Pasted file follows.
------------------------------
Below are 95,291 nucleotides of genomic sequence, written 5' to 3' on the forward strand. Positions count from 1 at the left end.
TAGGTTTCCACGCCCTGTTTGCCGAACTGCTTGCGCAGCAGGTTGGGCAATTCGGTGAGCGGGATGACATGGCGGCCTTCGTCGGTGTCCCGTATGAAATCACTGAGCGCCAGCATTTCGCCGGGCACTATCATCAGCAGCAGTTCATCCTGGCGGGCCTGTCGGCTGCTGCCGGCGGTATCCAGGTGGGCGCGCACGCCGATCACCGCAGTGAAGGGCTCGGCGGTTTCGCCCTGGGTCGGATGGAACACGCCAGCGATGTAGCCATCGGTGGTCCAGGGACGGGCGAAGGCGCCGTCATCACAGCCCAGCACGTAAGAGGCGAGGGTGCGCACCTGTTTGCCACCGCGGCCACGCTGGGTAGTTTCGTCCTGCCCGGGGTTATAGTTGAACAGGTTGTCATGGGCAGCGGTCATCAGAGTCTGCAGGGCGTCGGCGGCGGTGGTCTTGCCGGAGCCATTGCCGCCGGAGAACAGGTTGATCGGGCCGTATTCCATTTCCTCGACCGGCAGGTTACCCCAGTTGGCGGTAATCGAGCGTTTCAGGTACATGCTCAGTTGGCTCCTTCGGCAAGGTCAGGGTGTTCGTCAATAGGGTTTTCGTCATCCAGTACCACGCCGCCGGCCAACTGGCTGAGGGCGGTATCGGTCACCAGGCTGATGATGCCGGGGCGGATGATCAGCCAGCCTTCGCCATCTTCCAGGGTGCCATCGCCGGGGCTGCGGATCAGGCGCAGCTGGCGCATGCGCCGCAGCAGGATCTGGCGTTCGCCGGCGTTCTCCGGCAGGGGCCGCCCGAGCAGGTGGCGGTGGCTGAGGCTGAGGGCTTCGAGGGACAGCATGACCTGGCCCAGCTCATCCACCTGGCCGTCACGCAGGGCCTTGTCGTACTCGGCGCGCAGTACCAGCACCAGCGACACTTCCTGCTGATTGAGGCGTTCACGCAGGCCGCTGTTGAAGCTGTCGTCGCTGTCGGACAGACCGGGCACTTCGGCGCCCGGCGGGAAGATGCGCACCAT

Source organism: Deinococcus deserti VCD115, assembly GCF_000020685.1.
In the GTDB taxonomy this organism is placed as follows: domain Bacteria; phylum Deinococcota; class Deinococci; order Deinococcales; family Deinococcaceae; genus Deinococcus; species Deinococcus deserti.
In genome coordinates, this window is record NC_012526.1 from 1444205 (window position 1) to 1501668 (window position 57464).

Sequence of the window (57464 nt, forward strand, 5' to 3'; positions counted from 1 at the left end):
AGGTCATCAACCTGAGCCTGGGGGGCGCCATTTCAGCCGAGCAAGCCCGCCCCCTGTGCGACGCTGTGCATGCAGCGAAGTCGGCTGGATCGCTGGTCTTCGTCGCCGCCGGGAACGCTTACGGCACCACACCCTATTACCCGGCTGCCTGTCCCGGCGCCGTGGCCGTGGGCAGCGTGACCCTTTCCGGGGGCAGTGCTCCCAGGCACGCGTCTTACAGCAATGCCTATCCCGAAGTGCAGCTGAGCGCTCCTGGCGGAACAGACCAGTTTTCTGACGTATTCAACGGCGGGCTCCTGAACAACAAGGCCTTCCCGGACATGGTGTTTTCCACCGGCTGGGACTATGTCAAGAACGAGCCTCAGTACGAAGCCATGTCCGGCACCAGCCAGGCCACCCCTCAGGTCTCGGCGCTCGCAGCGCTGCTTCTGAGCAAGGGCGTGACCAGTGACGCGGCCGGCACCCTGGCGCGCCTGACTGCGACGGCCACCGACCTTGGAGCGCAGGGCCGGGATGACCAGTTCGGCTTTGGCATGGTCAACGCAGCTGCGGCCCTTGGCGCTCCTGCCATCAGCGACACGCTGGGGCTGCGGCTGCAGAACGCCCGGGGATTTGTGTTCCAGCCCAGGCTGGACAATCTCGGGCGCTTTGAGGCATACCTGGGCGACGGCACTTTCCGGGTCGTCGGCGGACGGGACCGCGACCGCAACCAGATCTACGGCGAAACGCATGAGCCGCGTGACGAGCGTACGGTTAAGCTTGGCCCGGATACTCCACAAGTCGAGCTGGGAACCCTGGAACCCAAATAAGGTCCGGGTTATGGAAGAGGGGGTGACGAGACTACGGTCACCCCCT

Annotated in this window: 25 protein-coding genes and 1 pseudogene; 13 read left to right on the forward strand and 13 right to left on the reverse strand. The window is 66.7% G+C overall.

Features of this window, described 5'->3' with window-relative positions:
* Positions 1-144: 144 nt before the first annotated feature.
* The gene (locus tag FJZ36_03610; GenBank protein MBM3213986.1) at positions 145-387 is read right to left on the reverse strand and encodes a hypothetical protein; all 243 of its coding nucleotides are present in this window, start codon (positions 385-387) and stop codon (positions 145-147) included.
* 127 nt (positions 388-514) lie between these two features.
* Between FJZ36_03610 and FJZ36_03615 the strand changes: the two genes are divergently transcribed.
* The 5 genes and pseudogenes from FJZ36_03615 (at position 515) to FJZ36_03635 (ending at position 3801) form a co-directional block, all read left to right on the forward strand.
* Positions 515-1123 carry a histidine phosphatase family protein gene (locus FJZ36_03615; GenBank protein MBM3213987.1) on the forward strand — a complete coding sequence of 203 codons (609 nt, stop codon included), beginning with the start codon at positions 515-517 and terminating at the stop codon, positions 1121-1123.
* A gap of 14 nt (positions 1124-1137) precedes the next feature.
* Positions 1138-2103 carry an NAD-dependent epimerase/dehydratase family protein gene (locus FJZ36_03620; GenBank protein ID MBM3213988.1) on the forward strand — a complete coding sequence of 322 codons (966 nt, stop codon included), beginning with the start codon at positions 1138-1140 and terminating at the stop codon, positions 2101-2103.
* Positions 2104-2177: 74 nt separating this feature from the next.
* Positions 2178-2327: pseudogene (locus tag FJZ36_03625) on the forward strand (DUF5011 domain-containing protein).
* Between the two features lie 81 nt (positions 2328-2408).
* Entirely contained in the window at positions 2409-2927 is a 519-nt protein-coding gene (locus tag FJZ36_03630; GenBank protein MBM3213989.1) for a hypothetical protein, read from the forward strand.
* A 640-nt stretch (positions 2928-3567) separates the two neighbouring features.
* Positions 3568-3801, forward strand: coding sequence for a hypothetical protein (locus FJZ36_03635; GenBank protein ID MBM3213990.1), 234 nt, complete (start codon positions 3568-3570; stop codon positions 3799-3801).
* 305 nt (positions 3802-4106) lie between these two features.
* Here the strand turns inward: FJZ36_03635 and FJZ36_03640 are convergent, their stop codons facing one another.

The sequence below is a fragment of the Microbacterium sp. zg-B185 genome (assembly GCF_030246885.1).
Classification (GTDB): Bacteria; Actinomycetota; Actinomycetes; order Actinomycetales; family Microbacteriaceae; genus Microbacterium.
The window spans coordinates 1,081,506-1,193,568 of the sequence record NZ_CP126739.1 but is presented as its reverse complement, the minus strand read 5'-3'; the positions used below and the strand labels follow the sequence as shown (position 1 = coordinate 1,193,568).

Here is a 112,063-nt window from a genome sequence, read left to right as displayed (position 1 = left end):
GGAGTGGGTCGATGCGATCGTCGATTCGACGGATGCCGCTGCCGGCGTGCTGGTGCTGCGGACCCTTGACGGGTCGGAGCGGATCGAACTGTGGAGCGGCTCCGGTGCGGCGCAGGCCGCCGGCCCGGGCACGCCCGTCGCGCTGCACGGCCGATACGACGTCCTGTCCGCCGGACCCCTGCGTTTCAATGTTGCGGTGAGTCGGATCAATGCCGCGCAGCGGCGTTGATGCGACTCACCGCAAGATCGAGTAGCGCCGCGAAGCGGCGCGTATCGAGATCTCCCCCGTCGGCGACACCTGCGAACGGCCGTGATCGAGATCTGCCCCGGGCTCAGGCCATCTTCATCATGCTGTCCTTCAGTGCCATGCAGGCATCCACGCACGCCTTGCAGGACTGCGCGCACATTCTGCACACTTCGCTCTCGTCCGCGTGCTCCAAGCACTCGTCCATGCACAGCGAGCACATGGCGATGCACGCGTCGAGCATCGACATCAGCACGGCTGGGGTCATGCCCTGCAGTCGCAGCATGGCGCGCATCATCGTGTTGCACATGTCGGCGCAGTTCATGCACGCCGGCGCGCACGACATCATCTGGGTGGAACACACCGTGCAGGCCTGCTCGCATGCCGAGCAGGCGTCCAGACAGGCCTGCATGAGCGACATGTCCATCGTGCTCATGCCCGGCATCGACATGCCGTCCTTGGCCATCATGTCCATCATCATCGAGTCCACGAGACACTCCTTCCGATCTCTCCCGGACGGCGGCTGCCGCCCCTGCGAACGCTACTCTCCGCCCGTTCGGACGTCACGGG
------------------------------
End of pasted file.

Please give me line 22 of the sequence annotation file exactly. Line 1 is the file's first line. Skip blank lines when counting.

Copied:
* A 640-nt stretch (positions 2928-3567) separates the two neighbouring features.